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William Thomas says
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M. T. Dremer says
I wouldn't display it, but I do know some who do and who are not racist. They would have defended the people in the Charleston shooting if they had been given the opportunity.
I completely agree. It has no place at all on a government building. Let people have them if they truly feel the need, but absolutely out of anything govt. related.
Denying others the right to display it would open the door to more infringement on free speech. A special vote by citizens on whether this particular flag should be in a museum or openly out in a public venue seems to be a reasonable solution.
The 1st Amendment is not a denial of rights to freedom of speech unless that speech is abusive or in any way intimidates or threatens others. That's why there is NO reason for that flag. It abuses the 1st Amendment.
That is not at all an accurate description of the constraints on the first amendment. You cannot ban speech because it intimidates, confuses, or abuses others. You might consider this question abusive.
The Constitution provides for the protection of free speech. It doesn't provide protection for abusive speech that is a violation of Civil or human rights protections which include subtle intimidation in the form of a racist flag used as a warning.
What some consider abusive or intimidating speech is not the same as what others consider it to be. That is why everyone's opinion is protected in this country. False "fire!" in a theater is a distortion of facts that can harm, not an opinion.
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Eric Dierker says
No, because not everyone in government or among citizens felt that way. That quote reminds me of a quote from an important president: "You can say a dog has 5 legs if you call the tail a leg, but that does not make the tail a leg."
BUT that flag represented the confederacy, just because some didn't go along with it, does not change it's meaning. It absolutely is a symbol whose time has come for elimination.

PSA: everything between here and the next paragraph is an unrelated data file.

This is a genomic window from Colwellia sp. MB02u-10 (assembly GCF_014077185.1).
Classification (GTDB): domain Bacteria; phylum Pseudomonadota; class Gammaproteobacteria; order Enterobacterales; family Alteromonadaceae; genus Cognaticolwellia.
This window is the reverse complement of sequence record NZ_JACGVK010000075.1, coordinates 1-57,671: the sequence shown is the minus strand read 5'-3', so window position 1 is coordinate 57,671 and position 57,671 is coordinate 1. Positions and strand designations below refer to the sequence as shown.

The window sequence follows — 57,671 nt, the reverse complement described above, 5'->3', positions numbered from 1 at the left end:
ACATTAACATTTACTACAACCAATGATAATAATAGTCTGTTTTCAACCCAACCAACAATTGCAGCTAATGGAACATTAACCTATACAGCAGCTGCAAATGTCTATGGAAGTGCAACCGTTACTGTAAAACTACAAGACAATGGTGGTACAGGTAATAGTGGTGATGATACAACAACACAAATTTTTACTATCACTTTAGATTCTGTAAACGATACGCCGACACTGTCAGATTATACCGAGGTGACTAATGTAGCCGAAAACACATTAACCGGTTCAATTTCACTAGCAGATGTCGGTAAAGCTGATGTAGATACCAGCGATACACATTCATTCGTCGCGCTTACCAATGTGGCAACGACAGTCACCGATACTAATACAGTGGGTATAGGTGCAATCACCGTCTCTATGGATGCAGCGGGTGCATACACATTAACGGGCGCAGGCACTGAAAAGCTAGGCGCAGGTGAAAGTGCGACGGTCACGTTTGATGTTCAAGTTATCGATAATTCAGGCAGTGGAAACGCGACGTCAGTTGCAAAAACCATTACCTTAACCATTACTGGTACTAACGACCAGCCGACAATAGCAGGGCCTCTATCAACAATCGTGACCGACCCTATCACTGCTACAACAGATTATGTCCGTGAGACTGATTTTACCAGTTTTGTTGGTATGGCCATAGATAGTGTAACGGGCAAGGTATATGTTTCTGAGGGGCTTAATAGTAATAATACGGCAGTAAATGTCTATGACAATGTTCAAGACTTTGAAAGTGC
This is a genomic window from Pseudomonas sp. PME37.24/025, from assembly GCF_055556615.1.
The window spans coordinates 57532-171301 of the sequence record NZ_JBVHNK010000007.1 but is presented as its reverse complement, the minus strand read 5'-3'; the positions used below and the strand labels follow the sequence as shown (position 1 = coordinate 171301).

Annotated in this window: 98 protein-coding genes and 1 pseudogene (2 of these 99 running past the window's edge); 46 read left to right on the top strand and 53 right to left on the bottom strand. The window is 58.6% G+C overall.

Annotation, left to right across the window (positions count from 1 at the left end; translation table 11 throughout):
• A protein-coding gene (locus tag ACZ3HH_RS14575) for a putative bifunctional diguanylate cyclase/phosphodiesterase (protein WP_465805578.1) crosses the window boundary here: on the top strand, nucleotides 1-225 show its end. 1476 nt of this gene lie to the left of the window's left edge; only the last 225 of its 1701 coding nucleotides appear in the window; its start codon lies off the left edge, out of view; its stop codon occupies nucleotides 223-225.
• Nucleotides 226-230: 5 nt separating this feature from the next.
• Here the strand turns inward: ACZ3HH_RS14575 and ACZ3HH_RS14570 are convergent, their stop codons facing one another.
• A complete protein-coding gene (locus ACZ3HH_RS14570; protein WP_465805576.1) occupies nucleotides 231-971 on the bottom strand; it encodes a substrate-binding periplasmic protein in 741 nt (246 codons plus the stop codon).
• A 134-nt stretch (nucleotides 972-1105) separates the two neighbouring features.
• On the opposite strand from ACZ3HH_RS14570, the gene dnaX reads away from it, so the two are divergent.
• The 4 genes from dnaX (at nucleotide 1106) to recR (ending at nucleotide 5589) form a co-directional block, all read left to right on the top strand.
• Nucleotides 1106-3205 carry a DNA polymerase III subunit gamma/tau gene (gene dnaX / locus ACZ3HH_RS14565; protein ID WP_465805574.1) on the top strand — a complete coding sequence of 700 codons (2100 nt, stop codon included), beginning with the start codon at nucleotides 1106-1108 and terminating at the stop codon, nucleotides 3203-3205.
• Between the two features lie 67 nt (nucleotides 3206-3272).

Eliminating it isn't really possible since it is a part of history that should not be forgotten, but remembered so the lessons are not lost, and also, racists will continue to use it no matter what, but reasonable dialogues can help change attitudes.
If the Confederate flag is who they are, perhaps the Revolutionary War Colonial flag is who we northern Yankees are? You can see the silliness in trying to call a defunct form of government "culture" or "who we are."
No matter how much a new generation tries to distort it, a nation's history is in a sense who they are, and there is much more to be learned from America's history of that time period than the needed lessons of the slave trade.
Check out the history of one Nathan Bedford Forrest, a Civil War Colonel and the first KKK leader. The reality is that the Confederacy has been alive and quite well hidden beneath a platitude of "culture." It's only out in the open in 2015.
The majority of them did feel that way. That's why they fought a war against the United States, to preserve white dominance and the profitable trade in African slaves.
NBF was a democrat:
Many in the south/north (America) are republicans for good reason.
It's not about, who was Republican or Democrat, but what the flag and the Confederate States Of America stood for and stand for
RTalloni...Nathan Bedford Forrest didn't enlist in the Confederate Army as a Democrat, did he? You contradict yourself as all pro-Confederacy men do. The south was the domain of Democrats and hated Lincoln, a Republican. Now, they are Republican?
My interest is in reviewing all perspectives with facts so dots can be connected accurately on issues that are warped by emotion and naiveté. For instance, not all forced into a war agree with it and the reasons are vital to clarity on linked issues.
Here's a link to an article that shows the southern argument for justifying slavery
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